Polyurethanes are one of the most versatile families of polymers. They can be prepared from a wide variety of materials exhibiting extremely different properties and therefore, a high variety of applications. This wide range of properties has attracted the attention of biomedical devices developers. They have been testing these polymers in several biomedical fields including pacemaker lead insulation, breast implants, heart valves, vascular prostheses and bioadhesives.Throughout this review, an overview of the synthesis and properties of polyurethanes, as well as some of their biomedical applications will be presented. Since the surface properties of a material are directly related to its performance in a biological environment, a description of some of the available methods for surface modification will be carried out.The surface characteristics of a material can be adapted to a specific application by surface modification techniques, without compromising the material bulk properties. Chemical structure (e.g. hydrophilicity) and morphology of a surface (e.g. topography) are the most important properties and are the ones that can be tailored. Biological, chemical or physical methods can be used to modify a surface. Radiation grafting of monomers, chemical modification, immobilization of biological molecules and silanization are some of the available and most used methods in surface modification of materials. Hydrophobic surfaces can support the adsorption of proteins from aqueous solution, and highly hydrophilic surfaces may inhibit protein adsorption by repulsing protein molecules. Plasma treatment and ultra-violet ligh thave been increasing interest in the surface modification field since these methods are able to change the surface energy of polymers. Although polyurethanes have excellent mechanical properties, chemical stability, and are easy to process, which make them a good candidate to be used in several biomedical applications, they usually are hydrophobic. Thus, according to the intended application they must be surface modified in order to be adapted for the desired propose.Polyurethanes have also been used as bioadhesives. Although suturing remains the most common method of closing wounds, sutures well-known limitations are motivating factors for both researchers and surgeons to seek new and most attractive methods to accomplish tissue continuity. Therefore, surgeons have thought of an alternative way, the use of medical bioadhesives. Topical skin adhesives are increasingly being used by health professionals in the fields of trauma, plastic and other surgeries, emergency medicine and pediatrics. The most used bioadhesives nowadays are the fibrin based adhesives and cyanoacrylates. However, both present serious drawbacks in their application from immunogenicity (fibrin) to toxic degradation products (cyanoacrylates). Other options are recently coming into light, and among the synthetic materials, urethane-based adhesives have been considered to be quite promising for this application. Polyurethanes are good candidates to be applied as bioadhesives due to the possibility of being biodegradable, biocompatible and, if synthesized in the form of prepolymers, have the capacity to react with amino groups present in the biological molecules. This reaction results in the formation of urea linkages and also on the promotion of adhesion since these covalent bonds will hold the tissue together. Several authors have synthesized and characterize biodegradable polyurethanes prepolymers to be applied as bioadhesives. Also, urethane-based materials have been applied as bioadhesives under the form of photocrosslinkable materials.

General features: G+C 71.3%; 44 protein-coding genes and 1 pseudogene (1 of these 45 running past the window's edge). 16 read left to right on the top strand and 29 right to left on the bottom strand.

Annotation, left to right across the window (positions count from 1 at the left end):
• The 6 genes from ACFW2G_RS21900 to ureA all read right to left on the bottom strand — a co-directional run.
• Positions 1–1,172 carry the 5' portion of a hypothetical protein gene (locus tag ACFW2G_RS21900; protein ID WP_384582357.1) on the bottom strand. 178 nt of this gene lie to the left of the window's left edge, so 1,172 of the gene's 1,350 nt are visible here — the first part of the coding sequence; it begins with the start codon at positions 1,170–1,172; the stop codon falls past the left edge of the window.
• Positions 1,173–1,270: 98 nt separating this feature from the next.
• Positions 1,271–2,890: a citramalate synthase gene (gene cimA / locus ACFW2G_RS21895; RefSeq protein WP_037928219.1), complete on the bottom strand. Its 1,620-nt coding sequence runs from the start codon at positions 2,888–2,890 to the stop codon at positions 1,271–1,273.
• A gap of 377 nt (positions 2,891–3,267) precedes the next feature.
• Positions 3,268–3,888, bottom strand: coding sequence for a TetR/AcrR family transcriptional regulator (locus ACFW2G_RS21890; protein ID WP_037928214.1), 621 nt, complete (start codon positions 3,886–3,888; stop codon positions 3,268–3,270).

|Title of host publication||Polyurethane|
|Subtitle of host publication||properties, structure and applications|
|Publisher||Nova Science Publishers, Inc.|
|Number of pages||26|
|Publication status||Published - Aug 2012|